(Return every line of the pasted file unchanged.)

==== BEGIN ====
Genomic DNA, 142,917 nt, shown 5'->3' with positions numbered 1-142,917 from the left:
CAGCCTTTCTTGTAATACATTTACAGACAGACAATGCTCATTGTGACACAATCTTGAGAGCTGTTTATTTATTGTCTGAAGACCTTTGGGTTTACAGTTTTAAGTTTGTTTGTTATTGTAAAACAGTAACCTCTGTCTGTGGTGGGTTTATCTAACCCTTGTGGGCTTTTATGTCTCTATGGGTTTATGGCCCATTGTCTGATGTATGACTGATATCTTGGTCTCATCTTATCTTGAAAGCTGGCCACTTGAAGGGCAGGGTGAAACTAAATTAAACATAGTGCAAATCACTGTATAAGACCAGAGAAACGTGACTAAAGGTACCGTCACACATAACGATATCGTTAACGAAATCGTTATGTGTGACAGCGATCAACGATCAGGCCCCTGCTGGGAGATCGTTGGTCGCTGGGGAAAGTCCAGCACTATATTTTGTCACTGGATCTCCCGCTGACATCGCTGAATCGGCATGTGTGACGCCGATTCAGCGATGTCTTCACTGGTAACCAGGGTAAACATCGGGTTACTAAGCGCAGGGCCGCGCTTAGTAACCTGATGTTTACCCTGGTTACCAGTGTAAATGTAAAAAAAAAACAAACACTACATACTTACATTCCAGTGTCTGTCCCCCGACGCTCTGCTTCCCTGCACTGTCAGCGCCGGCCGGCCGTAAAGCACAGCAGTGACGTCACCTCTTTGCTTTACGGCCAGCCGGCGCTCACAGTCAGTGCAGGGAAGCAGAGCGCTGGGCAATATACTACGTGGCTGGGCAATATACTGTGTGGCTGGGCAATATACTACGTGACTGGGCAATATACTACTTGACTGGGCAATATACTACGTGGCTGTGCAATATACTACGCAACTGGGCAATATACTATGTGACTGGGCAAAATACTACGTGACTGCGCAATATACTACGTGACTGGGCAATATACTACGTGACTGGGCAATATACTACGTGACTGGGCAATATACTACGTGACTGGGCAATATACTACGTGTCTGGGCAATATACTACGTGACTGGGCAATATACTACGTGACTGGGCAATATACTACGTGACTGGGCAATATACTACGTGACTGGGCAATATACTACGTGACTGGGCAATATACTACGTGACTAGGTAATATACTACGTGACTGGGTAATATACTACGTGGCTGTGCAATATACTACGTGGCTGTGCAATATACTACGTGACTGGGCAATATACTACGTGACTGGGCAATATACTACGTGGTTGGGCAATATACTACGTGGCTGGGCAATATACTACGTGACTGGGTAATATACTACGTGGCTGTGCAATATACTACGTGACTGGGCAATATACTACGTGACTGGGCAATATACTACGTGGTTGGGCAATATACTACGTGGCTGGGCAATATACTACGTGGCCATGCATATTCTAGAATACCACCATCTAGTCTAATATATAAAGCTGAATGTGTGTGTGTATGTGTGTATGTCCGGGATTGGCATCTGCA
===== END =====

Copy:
Genomic DNA, 142,917 nt, shown 5'->3' with positions numbered 1-142,917 from the left:
CAGCCTTTCTTGTAATACATTTACAGACAGACAATGCTCATTGTGACACAATCTTGAGAGCTGTTTATTTATTGTCTGAAGACCTTTGGGTTTACAGTTTTAAGTTTGTTTGTTATTGTAAAACAGTAACCTCTGTCTGTGGTGGGTTTATCTAACCCTTGTGGGCTTTTATGTCTCTATGGGTTTATGGCCCATTGTCTGATGTATGACTGATATCTTGGTCTCATCTTATCTTGAAAGCTGGCCACTTGAAGGGCAGGGTGAAACTAAATTAAACATAGTGCAAATCACTGTATAAGACCAGAGAAACGTGACTAAAGGTACCGTCACACATAACGATATCGTTAACGAAATCGTTATGTGTGACAGCGATCAACGATCAGGCCCCTGCTGGGAGATCGTTGGTCGCTGGGGAAAGTCCAGCACTATATTTTGTCACTGGATCTCCCGCTGACATCGCTGAATCGGCATGTGTGACGCCGATTCAGCGATGTCTTCACTGGTAACCAGGGTAAACATCGGGTTACTAAGCGCAGGGCCGCGCTTAGTAACCTGATGTTTACCCTGGTTACCAGTGTAAATGTAAAAAAAAAACAAACACTACATACTTACATTCCAGTGTCTGTCCCCCGACGCTCTGCTTCCCTGCACTGTCAGCGCCGGCCGGCCGTAAAGCACAGCAGTGACGTCACCTCTTTGCTTTACGGCCAGCCGGCGCTCACAGTCAGTGCAGGGAAGCAGAGCGCTGGGCAATATACTACGTGGCTGGGCAATATACTGTGTGGCTGGGCAATATACTACGTGACTGGGCAATATACTACTTGACTGGGCAATATACTACGTGGCTGTGCAATATACTACGCAACTGGGCAATATACTATGTGACTGGGCAAAATACTACGTGACTGCGCAATATACTACGTGACTGGGCAATATACTACGTGACTGGGCAATATACTACGTGACTGGGCAATATACTACGTGACTGGGCAATATACTACGTGTCTGGGCAATATACTACGTGACTGGGCAATATACTACGTGACTGGGCAATATACTACGTGACTGGGCAATATACTACGTGACTGGGCAATATACTACGTGACTGGGCAATATACTACGTGACTAGGTAATATACTACGTGACTGGGTAATATACTACGTGGCTGTGCAATATACTACGTGGCTGTGCAATATACTACGTGACTGGGCAATATACTACGTGACTGGGCAATATACTACGTGGTTGGGCAATATACTACGTGGCTGGGCAATATACTACGTGACTGGGTAATATACTACGTGGCTGTGCAATATACTACGTGACTGGGCAATATACTACGTGACTGGGCAATATACTACGTGGTTGGGCAATATACTACGTGGCTGGGCAATATACTACGTGGCCATGCATATTCTAGAATACCACCATCTAGTCTAATATATAAAGCTGAATGTGTGTGTGTATGTGTGTATGTCCGGGATTGGCATCTGCA